1. Introduction Many nations in recent years have encountered great disappointment with the results of pursuing conventional economic policies that Williamson crystallized and named the Washington Consensus. Although few countries ever followed the pristine form of this consensus, some countries in East Asia adhered to many (but hardly all) of its components and experienced extraordinarily rapid growth for a period of three decades or more. Though there was a brief and sharp recession in some of these countries during the crisis of 1997 to 1999, most have rebounded with the exception of Indonesia.

Yet other nations that have gotten their macroeconomic and trade regimes much closer to the idealized consensus than the Asian countries did have failed to experience comparable growth. In many Latin American nations and in some African ones as well, there is an understandable search for the magic bullet and many policy makers have expressed interest in some form or other of industrial policy.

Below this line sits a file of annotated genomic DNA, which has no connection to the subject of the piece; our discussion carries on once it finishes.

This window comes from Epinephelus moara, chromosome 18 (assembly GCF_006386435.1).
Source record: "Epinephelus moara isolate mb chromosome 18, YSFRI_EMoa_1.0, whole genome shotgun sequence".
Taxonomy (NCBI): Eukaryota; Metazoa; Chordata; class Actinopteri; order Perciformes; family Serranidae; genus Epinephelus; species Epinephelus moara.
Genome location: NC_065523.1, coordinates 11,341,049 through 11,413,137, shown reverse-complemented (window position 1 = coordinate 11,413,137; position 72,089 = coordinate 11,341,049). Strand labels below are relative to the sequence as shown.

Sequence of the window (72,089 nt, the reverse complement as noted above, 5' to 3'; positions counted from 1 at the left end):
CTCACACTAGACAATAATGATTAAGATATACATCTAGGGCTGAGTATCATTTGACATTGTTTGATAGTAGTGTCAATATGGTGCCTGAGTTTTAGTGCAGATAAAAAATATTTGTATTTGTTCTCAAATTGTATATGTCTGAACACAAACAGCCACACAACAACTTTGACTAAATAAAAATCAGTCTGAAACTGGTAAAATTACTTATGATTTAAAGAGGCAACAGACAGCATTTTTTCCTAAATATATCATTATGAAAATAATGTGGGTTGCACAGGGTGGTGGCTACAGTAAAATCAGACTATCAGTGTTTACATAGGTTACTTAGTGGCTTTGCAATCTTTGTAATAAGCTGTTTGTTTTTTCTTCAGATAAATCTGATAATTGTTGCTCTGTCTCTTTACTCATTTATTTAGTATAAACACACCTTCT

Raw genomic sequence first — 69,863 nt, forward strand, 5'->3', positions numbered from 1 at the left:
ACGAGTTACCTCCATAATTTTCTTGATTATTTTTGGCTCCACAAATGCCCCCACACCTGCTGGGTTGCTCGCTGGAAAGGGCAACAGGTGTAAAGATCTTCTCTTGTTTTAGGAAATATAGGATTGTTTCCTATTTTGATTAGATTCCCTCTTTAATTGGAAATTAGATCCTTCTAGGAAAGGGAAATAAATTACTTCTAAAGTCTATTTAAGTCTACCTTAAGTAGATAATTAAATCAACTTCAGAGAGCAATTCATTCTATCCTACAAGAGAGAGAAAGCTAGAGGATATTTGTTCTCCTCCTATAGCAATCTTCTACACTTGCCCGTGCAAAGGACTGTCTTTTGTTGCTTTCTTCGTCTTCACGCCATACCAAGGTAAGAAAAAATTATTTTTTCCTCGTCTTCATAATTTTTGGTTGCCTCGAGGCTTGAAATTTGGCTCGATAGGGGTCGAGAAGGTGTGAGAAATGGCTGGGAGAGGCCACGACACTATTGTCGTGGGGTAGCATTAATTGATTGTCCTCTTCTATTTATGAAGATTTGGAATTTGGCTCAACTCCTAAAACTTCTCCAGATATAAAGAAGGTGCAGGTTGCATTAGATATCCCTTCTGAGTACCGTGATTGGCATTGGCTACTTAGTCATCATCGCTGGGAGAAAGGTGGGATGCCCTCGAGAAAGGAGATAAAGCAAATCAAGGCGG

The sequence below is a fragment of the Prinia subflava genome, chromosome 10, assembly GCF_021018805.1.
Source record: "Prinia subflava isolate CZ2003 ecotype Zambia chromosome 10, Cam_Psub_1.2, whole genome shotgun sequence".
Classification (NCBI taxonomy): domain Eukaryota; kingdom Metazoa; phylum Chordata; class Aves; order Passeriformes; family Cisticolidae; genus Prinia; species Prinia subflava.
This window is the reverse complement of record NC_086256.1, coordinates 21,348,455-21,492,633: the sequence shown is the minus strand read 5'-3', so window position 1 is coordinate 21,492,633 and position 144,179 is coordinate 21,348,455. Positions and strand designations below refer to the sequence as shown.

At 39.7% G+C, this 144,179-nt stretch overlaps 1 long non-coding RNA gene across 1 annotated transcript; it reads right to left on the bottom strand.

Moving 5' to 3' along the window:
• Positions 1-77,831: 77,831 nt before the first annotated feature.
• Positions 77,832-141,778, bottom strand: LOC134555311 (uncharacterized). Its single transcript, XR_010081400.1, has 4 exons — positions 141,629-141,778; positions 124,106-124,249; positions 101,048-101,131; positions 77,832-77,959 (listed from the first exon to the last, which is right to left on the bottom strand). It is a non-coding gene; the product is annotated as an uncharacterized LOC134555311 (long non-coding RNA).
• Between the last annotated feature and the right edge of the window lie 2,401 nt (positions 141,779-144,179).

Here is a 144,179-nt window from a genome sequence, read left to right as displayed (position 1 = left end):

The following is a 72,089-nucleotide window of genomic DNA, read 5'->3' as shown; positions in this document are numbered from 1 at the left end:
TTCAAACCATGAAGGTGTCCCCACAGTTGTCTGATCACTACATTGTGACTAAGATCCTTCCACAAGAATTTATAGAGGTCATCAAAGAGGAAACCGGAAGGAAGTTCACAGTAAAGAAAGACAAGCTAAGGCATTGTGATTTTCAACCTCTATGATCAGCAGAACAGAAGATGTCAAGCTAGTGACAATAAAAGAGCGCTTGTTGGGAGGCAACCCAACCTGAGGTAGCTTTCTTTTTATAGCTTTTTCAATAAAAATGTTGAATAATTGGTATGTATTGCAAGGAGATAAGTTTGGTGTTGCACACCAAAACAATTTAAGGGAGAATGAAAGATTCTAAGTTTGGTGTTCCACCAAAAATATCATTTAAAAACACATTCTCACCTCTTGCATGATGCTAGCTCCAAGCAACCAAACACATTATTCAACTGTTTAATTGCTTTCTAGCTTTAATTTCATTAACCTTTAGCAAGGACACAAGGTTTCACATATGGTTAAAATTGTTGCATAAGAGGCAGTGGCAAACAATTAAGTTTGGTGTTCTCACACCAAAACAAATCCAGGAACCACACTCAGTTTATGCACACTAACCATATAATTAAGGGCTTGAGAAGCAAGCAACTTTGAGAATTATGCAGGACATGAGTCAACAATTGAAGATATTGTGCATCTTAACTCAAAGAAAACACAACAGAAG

Few phrases elicit such strong reactions from economists and policy-makers as industrial policy. As Evenett (2003) notes, industrial policy means different things to different people. According to us, industrial policy is basically any type of selective intervention or government policy that attempts to alter the structure of production toward sectors that are expected to offer better prospects for economic growth than would occur in the absence of such intervention, i.e., in the market equilibrium. Given this definition, it is not surprising that those who believe strongly in the efficient working of markets view any argument in favor of industrial policy as fiction or, worse, an invitation for all types of rent seeking activities. On the other side, people who believe market failures are pervasive think that any path to economic development requires a liberal dose of industrial policy.